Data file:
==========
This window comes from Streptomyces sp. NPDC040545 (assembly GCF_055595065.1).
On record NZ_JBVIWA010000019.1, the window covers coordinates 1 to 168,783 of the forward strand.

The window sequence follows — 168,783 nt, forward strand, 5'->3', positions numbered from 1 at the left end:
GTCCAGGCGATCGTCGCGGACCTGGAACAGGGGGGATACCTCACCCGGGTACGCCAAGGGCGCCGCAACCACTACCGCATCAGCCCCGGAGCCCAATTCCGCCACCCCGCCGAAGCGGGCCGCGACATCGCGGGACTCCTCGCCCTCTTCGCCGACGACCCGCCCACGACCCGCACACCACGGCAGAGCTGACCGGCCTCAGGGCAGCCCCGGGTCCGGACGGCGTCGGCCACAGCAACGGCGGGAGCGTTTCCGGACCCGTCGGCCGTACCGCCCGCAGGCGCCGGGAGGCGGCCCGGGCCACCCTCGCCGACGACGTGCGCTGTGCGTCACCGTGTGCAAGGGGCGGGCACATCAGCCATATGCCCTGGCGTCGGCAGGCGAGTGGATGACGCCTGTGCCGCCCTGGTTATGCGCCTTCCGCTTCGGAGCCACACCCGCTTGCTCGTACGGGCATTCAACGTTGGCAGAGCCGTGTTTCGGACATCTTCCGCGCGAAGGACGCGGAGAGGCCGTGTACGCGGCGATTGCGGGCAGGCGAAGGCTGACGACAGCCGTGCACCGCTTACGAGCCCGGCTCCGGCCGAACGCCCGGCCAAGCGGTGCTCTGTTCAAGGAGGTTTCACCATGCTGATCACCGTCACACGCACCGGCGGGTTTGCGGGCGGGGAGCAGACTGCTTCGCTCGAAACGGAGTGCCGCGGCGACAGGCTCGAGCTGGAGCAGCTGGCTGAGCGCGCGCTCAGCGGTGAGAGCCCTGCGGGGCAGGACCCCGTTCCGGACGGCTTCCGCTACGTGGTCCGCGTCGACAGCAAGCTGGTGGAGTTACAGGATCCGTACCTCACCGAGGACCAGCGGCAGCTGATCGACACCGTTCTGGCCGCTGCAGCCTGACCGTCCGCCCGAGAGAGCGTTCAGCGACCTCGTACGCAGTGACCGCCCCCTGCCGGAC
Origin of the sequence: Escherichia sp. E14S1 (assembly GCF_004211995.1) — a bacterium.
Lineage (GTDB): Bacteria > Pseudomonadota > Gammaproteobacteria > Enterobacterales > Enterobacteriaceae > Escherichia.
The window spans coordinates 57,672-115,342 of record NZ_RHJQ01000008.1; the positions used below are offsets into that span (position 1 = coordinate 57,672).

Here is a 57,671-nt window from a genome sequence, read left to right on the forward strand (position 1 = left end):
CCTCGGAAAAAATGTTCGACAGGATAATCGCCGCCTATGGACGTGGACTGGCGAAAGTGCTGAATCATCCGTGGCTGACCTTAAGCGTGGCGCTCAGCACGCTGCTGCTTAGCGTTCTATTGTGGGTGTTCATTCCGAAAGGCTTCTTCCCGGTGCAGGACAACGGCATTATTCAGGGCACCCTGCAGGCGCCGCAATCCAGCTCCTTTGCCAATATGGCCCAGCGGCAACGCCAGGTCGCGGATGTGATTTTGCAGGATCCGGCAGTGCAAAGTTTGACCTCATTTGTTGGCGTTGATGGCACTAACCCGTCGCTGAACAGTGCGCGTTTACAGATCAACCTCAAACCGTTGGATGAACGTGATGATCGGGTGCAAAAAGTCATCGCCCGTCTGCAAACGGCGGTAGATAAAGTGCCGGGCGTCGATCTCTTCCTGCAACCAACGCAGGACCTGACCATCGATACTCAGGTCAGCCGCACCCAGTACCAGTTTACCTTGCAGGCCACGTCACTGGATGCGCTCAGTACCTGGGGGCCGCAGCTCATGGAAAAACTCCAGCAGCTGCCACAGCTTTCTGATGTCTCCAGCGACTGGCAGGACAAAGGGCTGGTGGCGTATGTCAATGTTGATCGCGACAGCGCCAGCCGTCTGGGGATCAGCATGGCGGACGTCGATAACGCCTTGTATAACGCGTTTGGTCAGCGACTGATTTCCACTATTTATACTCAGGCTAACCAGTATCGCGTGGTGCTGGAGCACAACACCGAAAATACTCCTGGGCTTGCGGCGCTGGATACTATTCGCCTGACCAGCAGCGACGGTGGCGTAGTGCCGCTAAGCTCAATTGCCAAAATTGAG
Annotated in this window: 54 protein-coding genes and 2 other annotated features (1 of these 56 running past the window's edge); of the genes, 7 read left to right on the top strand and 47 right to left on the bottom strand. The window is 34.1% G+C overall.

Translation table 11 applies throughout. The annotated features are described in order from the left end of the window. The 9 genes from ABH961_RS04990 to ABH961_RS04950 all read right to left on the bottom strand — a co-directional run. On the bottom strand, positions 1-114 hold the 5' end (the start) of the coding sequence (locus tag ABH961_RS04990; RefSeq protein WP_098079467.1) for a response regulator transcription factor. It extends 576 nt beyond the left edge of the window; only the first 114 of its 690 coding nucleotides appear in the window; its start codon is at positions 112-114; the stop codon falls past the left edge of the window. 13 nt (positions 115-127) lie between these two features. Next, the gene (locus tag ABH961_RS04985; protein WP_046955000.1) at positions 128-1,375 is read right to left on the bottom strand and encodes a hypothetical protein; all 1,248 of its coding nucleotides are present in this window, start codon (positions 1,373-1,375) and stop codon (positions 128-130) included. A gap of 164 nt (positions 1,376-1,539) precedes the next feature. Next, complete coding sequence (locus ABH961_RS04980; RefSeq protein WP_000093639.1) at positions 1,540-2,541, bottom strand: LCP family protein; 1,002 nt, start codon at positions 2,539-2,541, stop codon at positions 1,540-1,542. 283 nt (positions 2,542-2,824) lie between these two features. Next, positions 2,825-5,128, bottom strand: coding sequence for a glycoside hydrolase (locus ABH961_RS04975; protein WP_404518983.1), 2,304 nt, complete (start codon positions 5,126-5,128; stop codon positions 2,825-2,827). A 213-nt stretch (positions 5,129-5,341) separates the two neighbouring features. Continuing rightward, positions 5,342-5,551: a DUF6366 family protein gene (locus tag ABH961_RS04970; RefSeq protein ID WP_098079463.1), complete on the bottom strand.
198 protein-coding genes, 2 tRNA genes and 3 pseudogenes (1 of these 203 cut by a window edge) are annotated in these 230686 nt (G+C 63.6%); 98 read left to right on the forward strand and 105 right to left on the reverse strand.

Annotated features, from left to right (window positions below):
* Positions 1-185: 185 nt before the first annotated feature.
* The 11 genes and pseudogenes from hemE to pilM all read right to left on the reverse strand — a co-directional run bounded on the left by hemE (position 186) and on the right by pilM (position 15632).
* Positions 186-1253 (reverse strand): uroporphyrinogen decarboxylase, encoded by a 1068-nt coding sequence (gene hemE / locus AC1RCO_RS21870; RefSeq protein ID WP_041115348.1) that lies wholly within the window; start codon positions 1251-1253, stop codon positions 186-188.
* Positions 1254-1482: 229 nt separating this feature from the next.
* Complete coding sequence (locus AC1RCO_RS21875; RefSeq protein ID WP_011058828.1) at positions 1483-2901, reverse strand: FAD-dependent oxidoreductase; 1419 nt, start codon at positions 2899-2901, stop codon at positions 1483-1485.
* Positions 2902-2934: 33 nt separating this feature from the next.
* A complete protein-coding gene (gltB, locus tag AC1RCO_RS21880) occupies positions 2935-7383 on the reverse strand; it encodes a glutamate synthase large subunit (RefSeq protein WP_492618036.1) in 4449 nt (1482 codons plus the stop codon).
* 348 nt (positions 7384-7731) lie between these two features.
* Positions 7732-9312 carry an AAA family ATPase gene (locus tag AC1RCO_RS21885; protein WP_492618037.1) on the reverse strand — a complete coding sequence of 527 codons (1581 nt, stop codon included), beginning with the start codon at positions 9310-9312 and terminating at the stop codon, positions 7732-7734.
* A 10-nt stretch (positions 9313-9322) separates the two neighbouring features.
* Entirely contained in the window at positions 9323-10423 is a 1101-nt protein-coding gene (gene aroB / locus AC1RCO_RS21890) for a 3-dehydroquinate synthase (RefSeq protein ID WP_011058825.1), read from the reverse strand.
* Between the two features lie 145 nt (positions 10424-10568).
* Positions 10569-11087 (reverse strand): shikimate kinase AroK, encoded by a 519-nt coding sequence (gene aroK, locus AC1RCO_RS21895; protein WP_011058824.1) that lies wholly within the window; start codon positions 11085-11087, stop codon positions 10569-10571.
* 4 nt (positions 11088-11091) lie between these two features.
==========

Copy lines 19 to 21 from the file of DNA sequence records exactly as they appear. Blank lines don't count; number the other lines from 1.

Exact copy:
* Positions 2902-2934: 33 nt separating this feature from the next.
* A complete protein-coding gene (gltB, locus tag AC1RCO_RS21880) occupies positions 2935-7383 on the reverse strand; it encodes a glutamate synthase large subunit (RefSeq protein WP_492618036.1) in 4449 nt (1482 codons plus the stop codon).
* 348 nt (positions 7384-7731) lie between these two features.